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How to Use Dashicons in WordPress

December 21, 2013
How to Use Dashicons in WordPress

Dashicons are a built-in core set of font icons in WordPress that were introduced back in WordPress 3.8 when they did the massive backend UI redesign and by default are used for the various links on the left-hand admin bar. These icons while they were built for core they can be used in your own custom plugins and themes, not only when defining custom post types or creating custom admin panels but also on the front-end theme design if you wish. Best of all, it’s very easy!

Using Dashicons For Custom Post Types

When you register a new custom post type in WordPress all you have to do is set the menu_icon argument equal to the CSS classname of the Dashicon you wish to use and this icon will be defined as the icon displayed on the left hand-hand-side of your custom post type name in the WordPress admin panel. Simply visit theΒ Dashicons landing page and click on any icon you would like to use and you’ll see the classname at the top next to the icon so you can copy and paste it.


// Register a new custom post type named Portfolio
register_post_type( 'portfolio', array(
	'public' => true,
	'menu_icon' => 'dashicons-portfolio',
	'label' => __( 'Portfolio', 'local' ),


Below is a screenshot showing how the Dashicon icon would look like for the portfolio post type. I don’t know if you remember, but before Dashicons you would have to set a custom image URL for your post type icon and when you were using many plugins on the site often times icons didn’t match and the admin looked pretty bad. Now your post type icons will match the default WP UI and look good.


Using Dashicons on the Front-End Theme Design

A lot of themes these days make use of icons for the front-end for things like post meta (date, category, tag, author) as well as header icons such as user, search and shop icons. While the most heavily used and popular font icon set out there is FontAwesome and it works great for most projects it is also a very large icon set including many icons you probably would never use; you could use a font generator website such as FontelloΒ to create a stylesheet of only the icons you need, but another alternative is to useDashicons which is already included in your WordPress installation all you have to do is load the scripts on the front end.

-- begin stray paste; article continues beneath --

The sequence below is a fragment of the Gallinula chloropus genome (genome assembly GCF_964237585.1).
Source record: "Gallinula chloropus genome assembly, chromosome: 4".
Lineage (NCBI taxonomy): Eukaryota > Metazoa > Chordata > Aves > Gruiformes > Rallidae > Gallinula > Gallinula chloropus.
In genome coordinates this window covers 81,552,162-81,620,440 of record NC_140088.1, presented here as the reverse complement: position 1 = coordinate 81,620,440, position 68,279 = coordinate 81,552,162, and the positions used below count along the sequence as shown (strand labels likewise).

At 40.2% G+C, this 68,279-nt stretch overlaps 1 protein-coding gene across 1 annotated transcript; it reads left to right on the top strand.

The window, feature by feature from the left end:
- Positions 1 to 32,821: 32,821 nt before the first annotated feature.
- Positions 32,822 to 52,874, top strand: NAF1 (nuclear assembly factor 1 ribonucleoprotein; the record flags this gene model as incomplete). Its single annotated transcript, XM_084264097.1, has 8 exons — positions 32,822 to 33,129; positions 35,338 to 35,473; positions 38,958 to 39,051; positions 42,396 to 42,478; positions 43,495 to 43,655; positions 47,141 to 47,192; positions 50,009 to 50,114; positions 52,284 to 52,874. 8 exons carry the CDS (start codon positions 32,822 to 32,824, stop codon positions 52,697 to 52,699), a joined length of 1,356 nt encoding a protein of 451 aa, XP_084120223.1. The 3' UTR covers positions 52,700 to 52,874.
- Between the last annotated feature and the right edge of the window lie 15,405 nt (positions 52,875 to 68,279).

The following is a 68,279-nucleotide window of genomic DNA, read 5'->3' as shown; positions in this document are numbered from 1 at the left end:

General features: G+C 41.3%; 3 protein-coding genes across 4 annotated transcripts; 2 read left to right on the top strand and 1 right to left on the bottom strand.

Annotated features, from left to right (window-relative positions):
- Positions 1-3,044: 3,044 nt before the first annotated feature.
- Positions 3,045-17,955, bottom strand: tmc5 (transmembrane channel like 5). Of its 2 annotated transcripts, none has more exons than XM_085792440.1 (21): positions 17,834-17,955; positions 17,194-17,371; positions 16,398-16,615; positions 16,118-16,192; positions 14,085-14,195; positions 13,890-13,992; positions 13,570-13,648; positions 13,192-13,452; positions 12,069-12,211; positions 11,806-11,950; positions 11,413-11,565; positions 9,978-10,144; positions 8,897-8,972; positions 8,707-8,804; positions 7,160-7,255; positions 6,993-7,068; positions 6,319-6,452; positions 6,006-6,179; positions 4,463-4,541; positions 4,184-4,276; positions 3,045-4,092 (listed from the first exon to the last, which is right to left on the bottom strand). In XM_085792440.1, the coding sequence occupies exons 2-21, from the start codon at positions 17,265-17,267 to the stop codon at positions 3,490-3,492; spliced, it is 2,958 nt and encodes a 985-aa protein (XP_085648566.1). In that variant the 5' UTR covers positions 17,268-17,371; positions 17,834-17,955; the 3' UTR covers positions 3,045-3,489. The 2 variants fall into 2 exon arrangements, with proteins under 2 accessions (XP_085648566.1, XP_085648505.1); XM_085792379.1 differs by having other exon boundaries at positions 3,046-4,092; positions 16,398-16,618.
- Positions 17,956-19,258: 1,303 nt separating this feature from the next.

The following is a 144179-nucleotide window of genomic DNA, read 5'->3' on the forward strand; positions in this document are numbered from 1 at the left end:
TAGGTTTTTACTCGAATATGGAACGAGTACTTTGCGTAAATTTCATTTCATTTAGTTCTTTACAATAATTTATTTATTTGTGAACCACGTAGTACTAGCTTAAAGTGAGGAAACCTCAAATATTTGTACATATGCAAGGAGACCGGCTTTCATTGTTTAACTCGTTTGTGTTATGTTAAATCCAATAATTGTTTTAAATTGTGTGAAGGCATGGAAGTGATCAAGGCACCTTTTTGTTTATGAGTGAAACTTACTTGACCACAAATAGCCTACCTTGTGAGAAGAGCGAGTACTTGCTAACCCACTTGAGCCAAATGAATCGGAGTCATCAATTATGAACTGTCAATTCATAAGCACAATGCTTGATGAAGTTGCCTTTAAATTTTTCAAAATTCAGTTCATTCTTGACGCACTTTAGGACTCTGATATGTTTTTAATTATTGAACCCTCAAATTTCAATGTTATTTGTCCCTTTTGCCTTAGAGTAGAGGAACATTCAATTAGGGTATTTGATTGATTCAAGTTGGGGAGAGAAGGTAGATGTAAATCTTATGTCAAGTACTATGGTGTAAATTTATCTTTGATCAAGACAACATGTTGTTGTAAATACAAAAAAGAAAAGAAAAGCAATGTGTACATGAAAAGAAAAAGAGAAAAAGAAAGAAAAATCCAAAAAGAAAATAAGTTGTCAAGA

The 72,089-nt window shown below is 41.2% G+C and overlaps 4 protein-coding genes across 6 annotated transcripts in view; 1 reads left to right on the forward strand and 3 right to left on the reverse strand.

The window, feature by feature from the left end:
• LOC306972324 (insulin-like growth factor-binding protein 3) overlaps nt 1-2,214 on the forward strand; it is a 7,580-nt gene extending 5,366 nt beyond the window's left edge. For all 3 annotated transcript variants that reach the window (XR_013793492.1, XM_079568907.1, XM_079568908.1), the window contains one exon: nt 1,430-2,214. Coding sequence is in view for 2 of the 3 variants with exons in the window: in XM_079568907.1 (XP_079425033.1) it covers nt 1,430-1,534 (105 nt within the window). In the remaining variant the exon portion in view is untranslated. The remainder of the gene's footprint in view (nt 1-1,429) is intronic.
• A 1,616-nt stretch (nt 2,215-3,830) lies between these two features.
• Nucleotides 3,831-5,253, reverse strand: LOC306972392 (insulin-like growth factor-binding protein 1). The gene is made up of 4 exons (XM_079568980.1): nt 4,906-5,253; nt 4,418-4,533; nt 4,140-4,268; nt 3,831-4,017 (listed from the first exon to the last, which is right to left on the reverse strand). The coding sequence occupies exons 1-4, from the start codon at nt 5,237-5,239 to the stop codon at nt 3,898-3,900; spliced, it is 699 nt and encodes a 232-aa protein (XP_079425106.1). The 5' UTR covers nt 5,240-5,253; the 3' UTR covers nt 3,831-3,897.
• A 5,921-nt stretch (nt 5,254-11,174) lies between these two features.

Simple add the following to your theme’s functions.php to load Dashicons on the front-end (insert via a child theme if you are customizing an existing theme and not making your own).

add_action( 'wp_enqueue_scripts', function() {
    wp_enqueue_style( 'dashicons' );
} );

Now you can insert an icon via HTML as such:

<span class="dashicons dashicons-menu"></span>

Simple change where it says “menu” to the icon you wish to use. This HTML can be pasted anywhere in the theme where you want an icon displayed. You can even insert the HTML into your menu items by pasting the HTML right into your menu item’s “label” field.

How to Create a Dashicons Shortcode

Another solution for using Dashicons on the front-end would be to create a shortcode that you can use anywhere on the site. This is a good option if you are making a site for a client and want to make it easier for them to insert icons on the site so they don’t have to mess around with HTML. Below is an example of what that code may look like, simply add the code to your functions.php file (or other non-template file being loaded by functions.php)

add_shortcode( 'dashicon', function( $atts ) {
	$atts = shortcode_atts( array(
		'icon' => 'menu',
	), $atts, 'bartag' );
	if ( ! empty( $atts[ 'icon' ] ) ) {
		return '<span class="dashicons dashicons-' . esc_attr( $atts[ 'icon' ] ) . '"></span>';
} );

Shortcode usage:

[dashicon icon="chart-pie"]

Note: The shortcode above assumes you have already followed the previous step and loaded the Dashicons stylesheet on your front-end. If you have not done that you can simply add the “wp_enqueue_style” function from the snippet above right into the shortcode and the stylesheet will only be loaded when an icon is used. However, it’s recommended to load the script globally otherwise the dashicons stylesheet will load in the footer of your site so icons will render after your site has rendered and will cause a slight “flash”.